Advertising

The Seattle Times Company

NWjobs | NWautos | NWhomes | NWsource | Free Classifieds | seattletimes.com

Columnists


Our network sites seattletimes.com | Advanced

Originally published June 25, 2011 at 9:57 PM | Page modified June 27, 2011 at 6:18 PM

Jon Talton

Income inequality grows as CEO pay climbs above historic levels

Good corporate governance seeks to align the pay of top executives with the long-term health of the company, its shareholders, workers and even stakeholders. It includes vigorous independent directors, including on the compensation committee, as well as metrics that go beyond short-term performance.

Special to The Seattle Times

quotes Why is it that when executives "negotiate" any salary no matter how large it... Read more
quotes The folks who complain about the redistribution of wealth are oddly silent when it come... Read more
quotes the only hate i see is the hate that the so-called wealthy have toward all other united... Read more

advertising

In 1980, the CEO of a large American company made 42 times the average worker's median pay. Last year, the ratio had risen to 343 times the median.

The data come from the AFL-CIO's analysis of the 299 largest companies in the Standard & Poor's 500 index, but it fits with all independent research — indeed, some studies put the ratio much higher.

Watching the incompetence, shortsightedness and outright frauds that helped bring on the downturn in 2001 and went on to seed the Great Recession, an impartial observer could be excused for thinking that an intern in the mailroom could do a better job. And, for much less.

It's also telling that the executives who built the greatest economy in history, America in the mid-20th century, made far less than their counterparts today. It was also an America where income inequality was low.

GM President Charlie Wilson, he of the often misquoted and misconstrued line, "What was good for the country was good for General Motors and vice versa," was paid $586,100 in 1950. That's about $5.5 million today. His successor, Rick Wagoner, earned $15.7 million in 2007 on the company's way to near bankruptcy and a taxpayer-financed bailout.

Values change, in more ways than one.

But not everywhere. Microsoft's Steve Ballmer made 40 times the median worker's pay in 2010 and Amazon.com's Jeff Bezos 50 times. They stand to benefit hugely long term from stock options, but the compensation message sent to employees and shareholders is important.

Or consider Peter Rose, CEO of Expeditors International of Washington, the global freight-forwarder headquartered in Seattle. Compensated at a rate 197 times the average worker's median pay, he navigated the company expertly through the Great Recession to record profits without a single layoff. Nor does he play games with mergers and the sustainability of the company. Expeditors grows the old-fashioned way: serving customers, bringing in new business.

Alaska Air Group boss Bill Ayer made 101 times the median worker's pay. That's frugal considering the average CEO's reward. More than that, Ayer led Alaska to a turnaround that avoided bankruptcy and saved a local company with thousands of jobs.

Flir Systems, the top-performing Northwest company of the past 20 years, rewarded chief Earl Lewis at a ratio of 161.

So it's impossible to cast every chief executive as a greedy villain, looting the corporate treasury and expecting to privatize profits but socialize losses — although some certainly fit that M.O.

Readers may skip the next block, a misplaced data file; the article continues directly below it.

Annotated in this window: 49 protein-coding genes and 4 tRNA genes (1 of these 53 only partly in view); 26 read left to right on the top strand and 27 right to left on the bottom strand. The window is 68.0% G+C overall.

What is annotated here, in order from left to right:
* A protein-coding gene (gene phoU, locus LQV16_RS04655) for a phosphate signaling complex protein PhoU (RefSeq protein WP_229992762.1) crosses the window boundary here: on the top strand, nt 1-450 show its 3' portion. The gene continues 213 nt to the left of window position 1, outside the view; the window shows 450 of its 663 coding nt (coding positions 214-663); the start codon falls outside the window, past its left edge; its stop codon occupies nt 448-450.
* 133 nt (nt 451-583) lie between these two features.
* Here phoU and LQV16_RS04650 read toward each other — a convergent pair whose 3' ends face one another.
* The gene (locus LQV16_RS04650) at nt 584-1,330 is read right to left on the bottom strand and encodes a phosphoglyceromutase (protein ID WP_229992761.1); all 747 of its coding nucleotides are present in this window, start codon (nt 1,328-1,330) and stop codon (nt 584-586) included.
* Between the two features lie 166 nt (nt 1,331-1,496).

Nationally, too many CEOs have been lavishly rewarded even as they drove their companies into disaster, costing jobs and trillions in retirement savings. Others make out splendidly by finding a merger, even though it killed jobs, innovation and competition.

Perverse compensation incentives were also a major cause behind the crisis that brought the financial system to the edge of collapse in 2008.

Little has changed in the financial sector. Jamie Dimon, of JPMorgan Chase, buyer of Washington Mutual, made 627 times more than the median wages of the average worker.

The system that perpetuates outlandish compensation is far from fixed.

Good corporate governance seeks to align the pay of top executives with the long-term health of the company, its shareholders, workers and even stakeholders. It includes vigorous independent directors, including on the compensation committee, as well as metrics that go beyond short-term performance.

Amazon.com, for example, has what is widely considered one of the best boards in America by the Corporate Library.

The post-recession "say on pay" rule also requires public companies to at least seek an advisory vote from shareholders on compensation. Still, according to Harvard's Forum on Corporate Governance and Financial Regulation, all but 15 of 807 companies holding such votes up to May 6 won shareholder assent, most overwhelmingly so.

Yet the notion that the lavish pay is mostly the result of performance and happy shareholders doesn't track. Even though CEO compensation now stands at its highest in history, the S&P 500 ended last year 19 percent lower than its high in 2000.

An even greater dissonance comes when this is measured against rising income inequality, which is at levels not seen since the eve of the Great Depression, and persistent high unemployment. Wages of average Americans are stagnant and they watch as big companies bank record profits yet do most of their hiring overseas.

It's a problem that's not just hurting millions of Americans and their future. It's doing terrible damage to American capitalism. The honorable exceptions among the chiefs only bring the danger into sharper focus.

You may reach Jon Talton at jtalton@seattletimes.com

News where, when and how you want it

Email Icon




Advertising